Uppsala University, Disciplinary Domain of Science and Technology, Technology, Department of Engineering Sciences, Solid State Electronics.
    Chen, Si
    Uppsala University, Disciplinary Domain of Science and Technology, Technology, Department of Engineering Sciences, Solid State Electronics.
    Zhang, Shi-Li
    Uppsala University, Disciplinary Domain of Science and Technology, Technology, Department of Engineering Sciences, Solid State Electronics.
    Zhang, Zhen
    Uppsala University, Disciplinary Domain of Science and Technology, Technology, Department of Engineering Sciences, Solid State Electronics.
    Controlled size reduction and its underlying mechanism to form solid-state nanopores via electron beam induced carbon deposition2019In: Nanotechnology, ISSN 0957-4484, E-ISSN 1361-6528, Vol. 30, no 45, article id 455303Article in journal (Refereed)
    Abstract [en]

    Solid-state nanopores have drawn considerable attention for their potential applications in DNA sequencing and nanoparticle analysis. However, fabrication of nanopores, especially those of diameter below 30 nm, requires sophisticated techniques. Here, a versatile method to controllably reduce the diameter of prefabricated large-size pores down to sub-30 nm without greatly increasing the effective pore depth from the original membrane thickness is shown. This method exploits carbon deposition achieved via hydrocarbon evaporation, induced by an incident beam of electrons, and subsequent dissociation of hydrocarbon to solid carbon deposits. The carbon deposition employs a conventional scanning electron microscope equipped with direct visual feedback, along with a stable hydrocarbon source nearby the sample. This work systematically studies how electron beam accelerating voltage, imaging magnification, initial pore size and membrane composition affect the process of pore size reduction. Secondary electrons generated in the membrane material are confirmed to be the main cause of the dissociation of hydrocarbon. Thicker carbon deposited on one side than on the other of the membrane results in an asymmetric nanopore shape and a rectifying ionic transport. A physico-phenomenological model combined with Monte Carlo simulations is proposed to account for the observed carbon deposition behaviors.

  • 25.
    Zeng, Shuangshuang
    et al.
    Uppsala University, Disciplinary Domain of Science and Technology, Technology, Department of Engineering Sciences, Solid State Electronics.
    Wen, Chenyu
    Uppsala University, Disciplinary Domain of Science and Technology, Technology, Department of Engineering Sciences, Solid State Electronics.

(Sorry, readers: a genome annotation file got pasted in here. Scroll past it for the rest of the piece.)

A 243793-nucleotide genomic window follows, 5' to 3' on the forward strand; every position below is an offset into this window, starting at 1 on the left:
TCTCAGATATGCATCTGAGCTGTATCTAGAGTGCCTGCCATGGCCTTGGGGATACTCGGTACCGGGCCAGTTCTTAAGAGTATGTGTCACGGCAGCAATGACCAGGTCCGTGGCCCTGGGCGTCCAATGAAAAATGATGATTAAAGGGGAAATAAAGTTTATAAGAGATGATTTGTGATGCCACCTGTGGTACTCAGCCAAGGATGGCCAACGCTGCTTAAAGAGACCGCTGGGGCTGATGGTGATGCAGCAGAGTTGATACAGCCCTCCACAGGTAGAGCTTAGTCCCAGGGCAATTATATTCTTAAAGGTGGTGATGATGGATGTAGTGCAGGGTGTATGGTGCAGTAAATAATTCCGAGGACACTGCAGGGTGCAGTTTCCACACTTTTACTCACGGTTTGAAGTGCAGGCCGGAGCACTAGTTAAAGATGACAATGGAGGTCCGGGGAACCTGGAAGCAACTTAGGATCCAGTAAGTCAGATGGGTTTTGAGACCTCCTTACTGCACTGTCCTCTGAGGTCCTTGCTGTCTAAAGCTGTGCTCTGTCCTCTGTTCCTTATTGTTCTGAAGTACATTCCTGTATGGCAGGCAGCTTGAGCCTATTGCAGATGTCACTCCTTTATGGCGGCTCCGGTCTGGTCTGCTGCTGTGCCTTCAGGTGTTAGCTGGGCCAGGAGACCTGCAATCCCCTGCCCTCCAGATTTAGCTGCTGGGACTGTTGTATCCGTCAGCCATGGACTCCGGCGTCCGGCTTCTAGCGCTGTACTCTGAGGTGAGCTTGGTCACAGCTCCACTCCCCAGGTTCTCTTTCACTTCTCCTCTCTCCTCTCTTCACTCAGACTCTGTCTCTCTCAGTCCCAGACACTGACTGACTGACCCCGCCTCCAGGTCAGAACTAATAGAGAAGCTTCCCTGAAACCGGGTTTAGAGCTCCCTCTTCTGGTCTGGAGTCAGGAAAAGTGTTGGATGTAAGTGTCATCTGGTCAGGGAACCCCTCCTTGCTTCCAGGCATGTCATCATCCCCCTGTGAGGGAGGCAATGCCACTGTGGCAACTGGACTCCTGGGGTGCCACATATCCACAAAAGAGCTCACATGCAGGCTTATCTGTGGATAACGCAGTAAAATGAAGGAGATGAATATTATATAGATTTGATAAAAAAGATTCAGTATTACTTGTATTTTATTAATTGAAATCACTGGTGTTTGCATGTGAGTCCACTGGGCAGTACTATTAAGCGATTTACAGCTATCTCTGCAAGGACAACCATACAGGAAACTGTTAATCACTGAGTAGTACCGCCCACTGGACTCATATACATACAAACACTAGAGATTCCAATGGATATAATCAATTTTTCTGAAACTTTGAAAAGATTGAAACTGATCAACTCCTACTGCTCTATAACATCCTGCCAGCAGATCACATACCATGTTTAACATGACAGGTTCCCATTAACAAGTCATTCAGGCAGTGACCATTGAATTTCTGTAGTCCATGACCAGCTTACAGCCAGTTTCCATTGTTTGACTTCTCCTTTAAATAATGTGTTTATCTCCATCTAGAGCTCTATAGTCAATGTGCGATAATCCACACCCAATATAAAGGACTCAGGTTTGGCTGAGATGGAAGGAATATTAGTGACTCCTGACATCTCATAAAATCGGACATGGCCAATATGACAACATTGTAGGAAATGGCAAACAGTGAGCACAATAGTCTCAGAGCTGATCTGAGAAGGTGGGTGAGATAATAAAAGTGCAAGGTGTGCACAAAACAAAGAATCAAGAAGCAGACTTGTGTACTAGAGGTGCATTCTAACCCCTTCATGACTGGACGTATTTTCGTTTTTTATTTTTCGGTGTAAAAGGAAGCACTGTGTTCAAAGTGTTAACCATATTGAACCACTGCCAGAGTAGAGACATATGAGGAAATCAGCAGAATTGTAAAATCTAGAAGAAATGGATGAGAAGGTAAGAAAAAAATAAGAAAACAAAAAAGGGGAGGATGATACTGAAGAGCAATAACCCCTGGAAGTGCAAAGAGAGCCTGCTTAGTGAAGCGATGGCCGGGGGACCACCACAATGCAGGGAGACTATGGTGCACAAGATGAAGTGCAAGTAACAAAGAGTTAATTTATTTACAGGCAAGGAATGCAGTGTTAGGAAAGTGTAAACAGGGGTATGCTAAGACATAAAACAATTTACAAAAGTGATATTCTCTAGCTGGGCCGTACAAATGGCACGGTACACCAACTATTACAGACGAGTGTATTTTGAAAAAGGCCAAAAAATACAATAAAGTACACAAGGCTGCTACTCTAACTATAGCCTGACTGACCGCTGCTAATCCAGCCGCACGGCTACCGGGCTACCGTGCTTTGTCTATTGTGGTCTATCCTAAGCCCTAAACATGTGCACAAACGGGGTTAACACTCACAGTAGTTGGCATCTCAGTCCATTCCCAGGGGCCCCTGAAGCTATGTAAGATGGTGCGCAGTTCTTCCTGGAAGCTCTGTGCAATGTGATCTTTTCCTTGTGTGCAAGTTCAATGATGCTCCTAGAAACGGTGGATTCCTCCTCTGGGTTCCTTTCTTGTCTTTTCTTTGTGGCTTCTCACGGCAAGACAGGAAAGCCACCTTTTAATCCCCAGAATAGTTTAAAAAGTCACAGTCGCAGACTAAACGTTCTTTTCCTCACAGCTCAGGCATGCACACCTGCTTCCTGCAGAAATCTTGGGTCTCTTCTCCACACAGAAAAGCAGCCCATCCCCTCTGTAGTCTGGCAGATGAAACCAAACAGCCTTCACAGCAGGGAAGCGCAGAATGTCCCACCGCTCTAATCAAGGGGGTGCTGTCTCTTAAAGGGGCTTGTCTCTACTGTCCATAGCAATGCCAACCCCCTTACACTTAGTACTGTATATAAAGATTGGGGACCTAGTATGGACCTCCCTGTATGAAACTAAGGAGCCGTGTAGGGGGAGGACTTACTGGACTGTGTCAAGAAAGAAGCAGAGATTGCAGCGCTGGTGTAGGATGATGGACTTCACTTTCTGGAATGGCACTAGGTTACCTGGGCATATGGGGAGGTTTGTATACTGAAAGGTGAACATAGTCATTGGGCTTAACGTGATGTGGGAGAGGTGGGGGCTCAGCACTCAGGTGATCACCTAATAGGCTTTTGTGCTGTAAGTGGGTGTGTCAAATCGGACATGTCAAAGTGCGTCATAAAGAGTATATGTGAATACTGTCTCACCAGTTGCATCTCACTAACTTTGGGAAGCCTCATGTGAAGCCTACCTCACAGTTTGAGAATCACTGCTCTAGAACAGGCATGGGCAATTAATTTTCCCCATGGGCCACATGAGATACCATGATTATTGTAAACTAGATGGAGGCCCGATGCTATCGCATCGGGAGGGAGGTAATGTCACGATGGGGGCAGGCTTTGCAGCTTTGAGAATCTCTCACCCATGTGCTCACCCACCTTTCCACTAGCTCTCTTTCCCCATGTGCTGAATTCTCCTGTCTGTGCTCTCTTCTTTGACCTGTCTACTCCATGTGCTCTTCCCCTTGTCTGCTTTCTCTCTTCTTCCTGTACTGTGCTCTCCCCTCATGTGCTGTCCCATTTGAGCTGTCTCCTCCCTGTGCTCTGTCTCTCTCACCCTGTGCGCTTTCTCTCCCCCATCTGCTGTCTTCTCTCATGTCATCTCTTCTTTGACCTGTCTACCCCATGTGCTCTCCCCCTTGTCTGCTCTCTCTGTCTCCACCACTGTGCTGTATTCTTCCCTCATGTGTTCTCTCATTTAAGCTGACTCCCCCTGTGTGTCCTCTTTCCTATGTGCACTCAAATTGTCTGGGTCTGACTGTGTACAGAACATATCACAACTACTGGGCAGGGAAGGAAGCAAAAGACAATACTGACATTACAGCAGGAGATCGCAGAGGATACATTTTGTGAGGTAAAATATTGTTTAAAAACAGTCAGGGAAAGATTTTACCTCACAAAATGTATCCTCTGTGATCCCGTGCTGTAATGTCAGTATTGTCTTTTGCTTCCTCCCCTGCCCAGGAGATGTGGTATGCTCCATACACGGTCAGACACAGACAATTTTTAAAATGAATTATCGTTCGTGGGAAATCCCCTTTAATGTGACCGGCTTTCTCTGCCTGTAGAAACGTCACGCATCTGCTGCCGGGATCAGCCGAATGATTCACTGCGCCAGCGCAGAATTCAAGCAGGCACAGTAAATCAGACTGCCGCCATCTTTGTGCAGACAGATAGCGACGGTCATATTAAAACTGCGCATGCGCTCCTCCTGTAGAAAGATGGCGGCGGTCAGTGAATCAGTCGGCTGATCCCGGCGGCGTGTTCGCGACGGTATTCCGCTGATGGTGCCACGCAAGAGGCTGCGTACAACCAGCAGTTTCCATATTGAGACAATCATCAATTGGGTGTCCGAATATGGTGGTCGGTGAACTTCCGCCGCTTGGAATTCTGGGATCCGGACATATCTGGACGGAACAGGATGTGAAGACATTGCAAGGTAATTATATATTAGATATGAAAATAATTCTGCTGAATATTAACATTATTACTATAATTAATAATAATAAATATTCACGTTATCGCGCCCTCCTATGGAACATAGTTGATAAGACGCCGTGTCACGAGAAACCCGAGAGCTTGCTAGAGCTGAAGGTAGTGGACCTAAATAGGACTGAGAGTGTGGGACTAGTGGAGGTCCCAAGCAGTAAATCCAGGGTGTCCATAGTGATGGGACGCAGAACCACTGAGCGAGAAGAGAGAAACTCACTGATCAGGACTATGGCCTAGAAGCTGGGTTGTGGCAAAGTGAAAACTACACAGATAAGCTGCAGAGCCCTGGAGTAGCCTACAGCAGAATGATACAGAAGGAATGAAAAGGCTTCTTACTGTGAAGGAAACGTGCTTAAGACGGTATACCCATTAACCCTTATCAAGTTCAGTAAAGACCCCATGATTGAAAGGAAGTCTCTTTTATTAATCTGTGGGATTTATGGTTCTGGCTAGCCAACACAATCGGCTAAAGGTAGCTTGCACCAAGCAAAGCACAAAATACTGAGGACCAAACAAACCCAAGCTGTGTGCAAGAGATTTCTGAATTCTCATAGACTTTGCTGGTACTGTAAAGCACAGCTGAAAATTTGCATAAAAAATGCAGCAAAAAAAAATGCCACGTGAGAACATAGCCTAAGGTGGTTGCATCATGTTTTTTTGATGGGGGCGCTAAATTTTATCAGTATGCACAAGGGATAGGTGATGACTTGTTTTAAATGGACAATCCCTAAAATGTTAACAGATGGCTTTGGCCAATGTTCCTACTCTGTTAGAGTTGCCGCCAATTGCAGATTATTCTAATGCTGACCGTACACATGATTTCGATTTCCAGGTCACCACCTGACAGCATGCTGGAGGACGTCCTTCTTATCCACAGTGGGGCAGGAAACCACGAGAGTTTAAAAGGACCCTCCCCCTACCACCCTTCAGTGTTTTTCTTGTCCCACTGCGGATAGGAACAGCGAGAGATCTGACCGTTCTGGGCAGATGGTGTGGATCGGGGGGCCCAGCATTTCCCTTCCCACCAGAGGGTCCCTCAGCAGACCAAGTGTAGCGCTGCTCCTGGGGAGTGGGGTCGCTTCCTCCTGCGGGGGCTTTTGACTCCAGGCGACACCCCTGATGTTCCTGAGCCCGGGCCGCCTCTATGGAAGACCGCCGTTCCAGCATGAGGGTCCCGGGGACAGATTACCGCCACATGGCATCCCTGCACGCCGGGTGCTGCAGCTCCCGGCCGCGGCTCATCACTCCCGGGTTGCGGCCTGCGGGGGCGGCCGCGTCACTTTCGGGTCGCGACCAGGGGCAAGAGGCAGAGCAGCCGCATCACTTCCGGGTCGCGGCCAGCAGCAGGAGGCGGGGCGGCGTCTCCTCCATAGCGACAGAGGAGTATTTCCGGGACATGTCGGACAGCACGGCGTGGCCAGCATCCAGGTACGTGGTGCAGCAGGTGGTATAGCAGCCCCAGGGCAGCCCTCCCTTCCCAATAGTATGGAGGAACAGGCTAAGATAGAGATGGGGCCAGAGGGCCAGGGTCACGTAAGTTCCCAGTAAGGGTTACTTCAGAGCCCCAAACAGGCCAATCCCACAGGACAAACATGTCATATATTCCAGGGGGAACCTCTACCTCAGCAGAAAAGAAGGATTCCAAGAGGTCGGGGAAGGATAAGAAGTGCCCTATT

Solomon, Paul
    IBM TJ Watson Res Ctr, Yorktown Hts, NY USA.
    Zhang, Shi-Li
    Uppsala University, Disciplinary Domain of Science and Technology, Technology, Department of Engineering Sciences, Solid State Electronics.
    Zhang, Zhen
    Uppsala University, Disciplinary Domain of Science and Technology, Technology, Department of Engineering Sciences, Solid State Electronics.
    Rectification of protein translocation in truncated-pyramidal nanopores2019In: Nature Nanotechnology, ISSN 1748-3387, E-ISSN 1748-3395, Vol. 14, p. 1056-1062Article in journal (Refereed)
    Abstract [en]

    Solid-state nanopore technology presents an emerging single-molecule-based analytical tool for the separation and analysis of nanoparticles. Different approaches have been pursued to attain the anticipated detection performance. Here, we report the rectification behaviour of protein translocation through silicon-based truncated pyramidal nanopores. When the size of translocating proteins is comparable to the smallest physical constriction of the nanopore, the frequency of translocation events observed is lower for proteins that travel from the larger to the small opening of the nanopore than for those that travel in the reverse direction. When the proteins are appreciably smaller than the nanopore, an opposite rectification in the frequency of translocation events is evident. The maximum rectification factor achieved is around ten. Numerical simulations reveal the formation of an electro-osmotic vortex in such asymmetric nanopores. The vortex–protein interaction is found to play a decisive role in rectifying the translocation in terms of polarity and amplitude. The reported phenomenon can be potentially exploitable for the discrimination of various nanoparticles.

  • 26.
    Zeng, Shuangshuang
    et al.
    Uppsala University, Disciplinary Domain of Science and Technology, Technology, Department of Engineering Sciences, Solid State Electronics.
    Wen, Chenyu
    Uppsala University, Disciplinary Domain of Science and Technology, Technology, Department of Engineering Sciences, Solid State Electronics.
    Zhang, Shi-Li
    Uppsala University, Disciplinary Domain of Science and Technology, Technology, Department of Engineering Sciences, Solid State Electronics.
    Zhang, Zhen
    Uppsala University, Disciplinary Domain of Science and Technology, Technology, Department of Engineering Sciences, Solid State Electronics.
    Single molecule detection via solid state carbon nanopore2018Conference paper (Other academic)
    Abstract [en]